I have had a fondness for Chinese food ever since wee Ronald took me for a slap up meal on my first ever date. We were both convinced the waiter was a spy when he came out with exactly what we wanted without asking for our order first. After peering into the flower arrangement and candle on the table to check if we were being bugged, it dawned on us that we’d just been served from the afternoon set menu. Cue much throat-clearing and face fanning, ‘Whew, is it hot in here?’
A few years after that memorable meal I moved to Hong Kong and stayed there for 15 years. I loved going into the cavernous dim sum restaurants where scary old women pushed carts of dumplings around bellowing at the customers and chucking baskets of steamed goodies on the table. The customers bellowed at each other too and if you didn’t know better, you would’ve thought that full scale bloodshed was imminent at any moment.
At the other end of the scale there were beautiful colonial style restaurants, all teak wood and softly whirling fans. The waiters and waitresses were without fail, graceful, beautiful and softly spoken. They had a way of melting into the discrete wood panelling only to materialise at your elbow before you even knew you were ready to order. Food in this type of establishment was always beautifully presented whether it was simple dumplings or an elaborately presented festive suckling pig.
I’ve yet to find any restaurant outside of Asia that has successfully recreated the happy bedlam of an authentic dim sum restaurant but I have found a wonderful Chinese restaurant that fits into the ‘colonial’ style very nicely. I’ve been in Tenerife for nearly ten years now (where does the time go?) and I have had my share of mediocre styrofoam noodles and cheap and cheerful Chinese buffets here – not that as a mum of two kids there isn’t a place for cheap and cheerful buffets – but oh, what a relief when a friend took me out to the wonderful Overseas Oriental Kitchen.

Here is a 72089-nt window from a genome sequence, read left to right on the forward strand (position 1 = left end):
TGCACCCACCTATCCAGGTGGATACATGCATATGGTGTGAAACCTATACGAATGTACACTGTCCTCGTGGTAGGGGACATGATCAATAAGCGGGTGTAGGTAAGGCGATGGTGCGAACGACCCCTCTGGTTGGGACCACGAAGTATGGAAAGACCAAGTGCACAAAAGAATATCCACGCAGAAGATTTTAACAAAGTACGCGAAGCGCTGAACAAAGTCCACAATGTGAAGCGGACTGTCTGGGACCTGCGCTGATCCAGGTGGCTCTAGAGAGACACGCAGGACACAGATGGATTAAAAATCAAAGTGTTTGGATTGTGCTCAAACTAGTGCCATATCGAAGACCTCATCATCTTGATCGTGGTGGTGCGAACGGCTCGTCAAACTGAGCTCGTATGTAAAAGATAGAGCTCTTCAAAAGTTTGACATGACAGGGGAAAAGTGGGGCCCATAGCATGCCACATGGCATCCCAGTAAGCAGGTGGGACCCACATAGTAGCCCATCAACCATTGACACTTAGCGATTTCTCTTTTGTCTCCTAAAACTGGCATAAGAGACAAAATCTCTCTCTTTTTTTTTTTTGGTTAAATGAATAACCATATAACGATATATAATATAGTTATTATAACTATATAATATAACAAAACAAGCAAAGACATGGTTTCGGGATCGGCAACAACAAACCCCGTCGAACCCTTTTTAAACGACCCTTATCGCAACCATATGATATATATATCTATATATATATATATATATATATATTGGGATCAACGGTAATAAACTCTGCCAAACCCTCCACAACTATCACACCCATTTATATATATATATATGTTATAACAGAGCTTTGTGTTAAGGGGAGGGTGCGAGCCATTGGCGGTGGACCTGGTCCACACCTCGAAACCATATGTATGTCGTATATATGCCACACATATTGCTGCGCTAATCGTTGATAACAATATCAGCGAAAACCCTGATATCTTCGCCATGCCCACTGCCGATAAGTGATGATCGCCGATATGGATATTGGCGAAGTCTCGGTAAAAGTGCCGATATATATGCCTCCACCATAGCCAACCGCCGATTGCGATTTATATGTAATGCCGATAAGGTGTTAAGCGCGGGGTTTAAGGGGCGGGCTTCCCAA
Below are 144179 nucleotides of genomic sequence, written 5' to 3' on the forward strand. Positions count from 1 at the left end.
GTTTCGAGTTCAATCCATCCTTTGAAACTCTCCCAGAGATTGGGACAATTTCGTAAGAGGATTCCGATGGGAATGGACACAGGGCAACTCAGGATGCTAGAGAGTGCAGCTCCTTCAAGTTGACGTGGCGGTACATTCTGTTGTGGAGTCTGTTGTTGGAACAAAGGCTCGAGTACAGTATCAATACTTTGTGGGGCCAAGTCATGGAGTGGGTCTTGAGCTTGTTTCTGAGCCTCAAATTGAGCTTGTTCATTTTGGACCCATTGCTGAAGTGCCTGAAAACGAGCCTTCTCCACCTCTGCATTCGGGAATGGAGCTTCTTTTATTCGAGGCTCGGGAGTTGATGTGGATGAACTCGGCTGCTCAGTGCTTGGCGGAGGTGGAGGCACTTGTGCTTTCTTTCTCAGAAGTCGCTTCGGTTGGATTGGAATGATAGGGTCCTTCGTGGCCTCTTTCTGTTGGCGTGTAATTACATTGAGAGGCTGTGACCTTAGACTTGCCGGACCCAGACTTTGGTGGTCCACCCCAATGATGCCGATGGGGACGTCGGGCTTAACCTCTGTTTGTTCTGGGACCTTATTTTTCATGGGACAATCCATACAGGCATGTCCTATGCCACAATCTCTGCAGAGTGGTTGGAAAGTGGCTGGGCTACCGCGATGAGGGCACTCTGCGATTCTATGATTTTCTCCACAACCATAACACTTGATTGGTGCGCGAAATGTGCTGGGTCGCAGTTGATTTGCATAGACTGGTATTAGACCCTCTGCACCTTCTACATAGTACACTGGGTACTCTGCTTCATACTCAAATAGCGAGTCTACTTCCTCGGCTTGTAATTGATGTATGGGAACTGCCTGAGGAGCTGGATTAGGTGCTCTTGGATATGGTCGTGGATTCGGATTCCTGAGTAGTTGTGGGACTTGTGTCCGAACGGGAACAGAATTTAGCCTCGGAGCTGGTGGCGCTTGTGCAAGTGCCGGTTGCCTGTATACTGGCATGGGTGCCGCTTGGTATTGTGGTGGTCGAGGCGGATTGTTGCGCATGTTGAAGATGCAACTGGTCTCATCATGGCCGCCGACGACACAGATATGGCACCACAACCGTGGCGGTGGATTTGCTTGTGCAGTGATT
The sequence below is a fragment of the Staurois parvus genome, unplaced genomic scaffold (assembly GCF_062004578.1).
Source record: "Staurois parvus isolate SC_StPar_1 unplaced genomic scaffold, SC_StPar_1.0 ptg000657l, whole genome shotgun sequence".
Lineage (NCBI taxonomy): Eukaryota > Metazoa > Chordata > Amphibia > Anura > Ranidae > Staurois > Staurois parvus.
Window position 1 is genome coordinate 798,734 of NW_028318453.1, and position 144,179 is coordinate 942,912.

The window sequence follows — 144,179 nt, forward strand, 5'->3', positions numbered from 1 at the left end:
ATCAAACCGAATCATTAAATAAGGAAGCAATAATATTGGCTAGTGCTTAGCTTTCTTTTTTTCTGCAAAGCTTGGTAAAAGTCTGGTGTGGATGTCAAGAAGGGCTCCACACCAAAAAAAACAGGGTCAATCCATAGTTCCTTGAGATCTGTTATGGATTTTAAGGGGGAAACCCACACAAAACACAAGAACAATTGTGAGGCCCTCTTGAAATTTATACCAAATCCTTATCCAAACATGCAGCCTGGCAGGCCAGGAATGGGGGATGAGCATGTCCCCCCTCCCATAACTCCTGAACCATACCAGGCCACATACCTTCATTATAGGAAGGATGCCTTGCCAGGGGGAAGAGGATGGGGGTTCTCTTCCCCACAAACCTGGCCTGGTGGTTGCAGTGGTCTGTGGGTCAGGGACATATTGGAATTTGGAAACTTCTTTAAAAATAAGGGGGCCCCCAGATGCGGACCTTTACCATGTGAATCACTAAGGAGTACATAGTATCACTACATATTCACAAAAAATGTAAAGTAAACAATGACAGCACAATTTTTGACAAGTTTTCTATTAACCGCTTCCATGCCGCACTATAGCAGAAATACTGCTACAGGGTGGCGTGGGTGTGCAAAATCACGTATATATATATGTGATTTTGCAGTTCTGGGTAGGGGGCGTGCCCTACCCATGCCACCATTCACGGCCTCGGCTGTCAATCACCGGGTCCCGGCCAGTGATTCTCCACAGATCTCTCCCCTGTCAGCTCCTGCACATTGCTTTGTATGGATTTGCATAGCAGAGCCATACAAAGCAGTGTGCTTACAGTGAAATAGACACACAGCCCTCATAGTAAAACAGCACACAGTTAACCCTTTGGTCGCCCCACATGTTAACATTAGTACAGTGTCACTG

It was like being transported back in time to my days in Hong Kong before the handover. Walking inside you might at first do a double take. What? No red flock, no gold dragons? The Overseas Oriental bears no resemblance whatsoever to your typical Tenerife touristy Chinese restaurant. But then your typical touristy Chinese restaurant bears little resemblance to any restaurant I actually ate in in Hong Kong.
On the other hand the cool elegance of the Oriental Overseas Kitchen reminded me very much of many a long leisurely meal enjoyed with friends in Hong Kong and pre-1997 China. The Chinese menu is enhanced with several Malaysian dishes inspired by owner Tommy’s Malaysian upbringing and all are cooked fresh in full view through the large glass window to the kitchen.
I don’t know about you, but I mentally gloss over advertisements that say anything is ,’…the best’. How does the writer know? If he was to say that any restaurant was the best in Los Cristianos how does he know? Has he eaten in every single one of them? Has he done an extensive poll? The best what anyway? Best food, best location, best toilets?
So all I can tell you is that as far as Chinese restaurants go, Overseas Oriental is the best I have visited in Tenerife – and quite possibly the best I have been in since leaving Hong Kong. I highly recommend it. If you want to pay a visit you can find a map and a €5 token on the Oversea Oriental Kitchen webpage on eTenerife.
Please feel free to comment back and thank me for the recommendation. I know you’ll have a lovely night.